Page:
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In Midtown, a Century-Old Home Becomes a Shell of Itself

A teardown would’ve meant sacrificing much-needed space, so These Architects stopped just short of starting fresh

By Gregory Furgala
Photography by Naomi Finlay

Even when faced with the need for a radically different home, it’s sometimes best to stop short of a full rebuild. Not because it’s more efficient (although it occasionally is) or that the existing shell is full of heritage charm (although it occasionally is, too), but for an unsexy and highly bureaucratic reason: lot line regulations.

These Architects - Midtown Home Reno
The open-concept kitchen and seating area on the first floor provides ample space for the family to gather.

Old homes inherit more than just antique windows and stonework: they’re bequeathed zoning from another, more lenient time. In Sherwood Park, These Architects found themselves with just such a place, a one-bedroom, one-office 1920s Dutch gambrel whose walls directly abutted the property line and could not be rebuilt as such. “Had we torn down the whole house, we would’ve had to abide by new bylaws,” explains These Architects principal Gina Schafrick. “We would’ve lost more than three feet in the width of the house.”

These Architects - Midtown Home Reno
Laminam Statuario, from Stone Tile, was used for both the kitchen island and backsplash. Linear pendant by Kuzco; Scavolini cabinetry.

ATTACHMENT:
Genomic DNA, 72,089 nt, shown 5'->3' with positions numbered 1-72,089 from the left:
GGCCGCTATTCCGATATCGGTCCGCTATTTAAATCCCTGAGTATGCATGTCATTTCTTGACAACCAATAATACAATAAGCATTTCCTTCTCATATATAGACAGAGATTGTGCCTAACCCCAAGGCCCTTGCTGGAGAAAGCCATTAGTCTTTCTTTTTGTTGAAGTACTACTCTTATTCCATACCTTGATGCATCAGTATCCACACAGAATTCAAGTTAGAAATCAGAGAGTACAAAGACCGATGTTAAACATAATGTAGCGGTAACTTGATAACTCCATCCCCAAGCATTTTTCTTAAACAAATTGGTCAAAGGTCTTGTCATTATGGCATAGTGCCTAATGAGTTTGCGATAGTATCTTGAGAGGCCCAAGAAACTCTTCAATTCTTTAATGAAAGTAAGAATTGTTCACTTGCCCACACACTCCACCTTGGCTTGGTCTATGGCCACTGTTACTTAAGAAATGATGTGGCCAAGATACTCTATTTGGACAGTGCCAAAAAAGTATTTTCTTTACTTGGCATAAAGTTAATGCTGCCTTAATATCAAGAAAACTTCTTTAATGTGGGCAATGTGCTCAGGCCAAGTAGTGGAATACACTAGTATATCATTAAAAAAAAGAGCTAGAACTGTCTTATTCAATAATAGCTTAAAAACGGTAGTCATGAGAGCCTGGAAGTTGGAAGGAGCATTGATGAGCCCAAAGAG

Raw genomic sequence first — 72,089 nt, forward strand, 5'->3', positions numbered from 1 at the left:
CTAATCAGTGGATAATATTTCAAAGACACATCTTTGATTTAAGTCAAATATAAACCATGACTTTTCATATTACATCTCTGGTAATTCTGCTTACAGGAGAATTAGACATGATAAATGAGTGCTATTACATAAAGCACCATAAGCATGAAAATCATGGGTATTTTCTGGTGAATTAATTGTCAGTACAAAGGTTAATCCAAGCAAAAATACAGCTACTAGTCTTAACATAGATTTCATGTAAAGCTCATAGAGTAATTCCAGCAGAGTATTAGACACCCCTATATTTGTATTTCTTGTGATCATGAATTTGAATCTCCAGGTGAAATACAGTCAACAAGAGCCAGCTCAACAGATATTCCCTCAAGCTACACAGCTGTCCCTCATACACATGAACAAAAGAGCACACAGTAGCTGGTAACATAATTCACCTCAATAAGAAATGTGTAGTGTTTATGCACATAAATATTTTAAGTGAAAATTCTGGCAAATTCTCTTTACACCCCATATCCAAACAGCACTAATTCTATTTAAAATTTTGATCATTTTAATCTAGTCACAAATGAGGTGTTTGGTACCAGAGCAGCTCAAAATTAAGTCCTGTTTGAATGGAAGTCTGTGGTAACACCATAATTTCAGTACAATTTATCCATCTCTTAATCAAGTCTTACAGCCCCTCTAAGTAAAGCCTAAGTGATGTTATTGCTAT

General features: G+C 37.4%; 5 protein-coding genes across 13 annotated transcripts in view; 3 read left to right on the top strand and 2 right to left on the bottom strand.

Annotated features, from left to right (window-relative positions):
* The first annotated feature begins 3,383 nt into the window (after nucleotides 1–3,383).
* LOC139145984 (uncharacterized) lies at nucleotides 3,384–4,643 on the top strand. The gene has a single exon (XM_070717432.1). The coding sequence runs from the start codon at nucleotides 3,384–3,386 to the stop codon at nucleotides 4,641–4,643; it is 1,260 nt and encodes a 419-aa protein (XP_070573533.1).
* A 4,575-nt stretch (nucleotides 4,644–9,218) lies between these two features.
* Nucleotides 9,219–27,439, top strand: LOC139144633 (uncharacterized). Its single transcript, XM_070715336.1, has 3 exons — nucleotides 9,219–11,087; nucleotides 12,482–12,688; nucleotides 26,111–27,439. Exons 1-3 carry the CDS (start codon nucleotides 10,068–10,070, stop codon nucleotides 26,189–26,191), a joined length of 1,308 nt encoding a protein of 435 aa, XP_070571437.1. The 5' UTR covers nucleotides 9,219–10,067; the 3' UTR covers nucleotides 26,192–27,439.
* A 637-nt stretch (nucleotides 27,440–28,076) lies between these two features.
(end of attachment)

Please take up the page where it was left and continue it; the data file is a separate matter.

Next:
The homeowner, a mother of three daughters – with three dogs thrown in for good measure – would need every square foot she could get, so aside from the critical outer walls, the house was wholly gutted. In its stead rose a practically new home with a design driven by the demands of a busy family, which meant one thing first and foremost: more bedrooms – a lot more.

Toronto Midtown Home Reno
White oak flooring, from Moncer, warms up the black and white palette.

These Architects carved out space for four bedrooms, each with an ensuite, by reallocating space on the second floor and adding a third. The latter’s footprint is smaller than those below it, creating dramatic setbacks on both the front and rear of the home to leave room for expansive decks for each bedroom and conceal the added height from the street.

These Architects - Midtown Home Reno
The vanity in the first floor powder room is designed by These Architects, built by Scavolini and is topped with Nero Marquina marble. Wall and floor tile from Ciot; Lee Broom pendant from LightForm.

Downstairs, the open-concept kitchen and seating area provide ample room for the family to gather. Natural light is abundant courtesy of floor-to-ceiling sliding glass doors and cutouts alongside the home. A proper family room, meanwhile, is tucked away in the newly underpinned and dugout basement. All told, These Architects grew the home from 2,150 square feet to more than 3,600, softening its high-contrast palette with herringbone white oak flooring and a novel use of pattern. “There’s playfulness in some of the tile work,” remarks These Architects principal Colin Grant, “but it still retains a monotone character throughout the interior.”

These Architects - Midtown Home Reno
Metal siding (by Havelock) is low maintenance, while the cedar decking will patina over time.

Like everything behind it, the facade is a modern remake. Building on the original masonry foundation, These Architects nestled the second storey window in a canted recess. Covered in mica-infused stucco, its clean angles glimmer in the sunlight – proof that even a banal start can end with a star turn. THESEARCHITECTS.COM


Categories: Spaces

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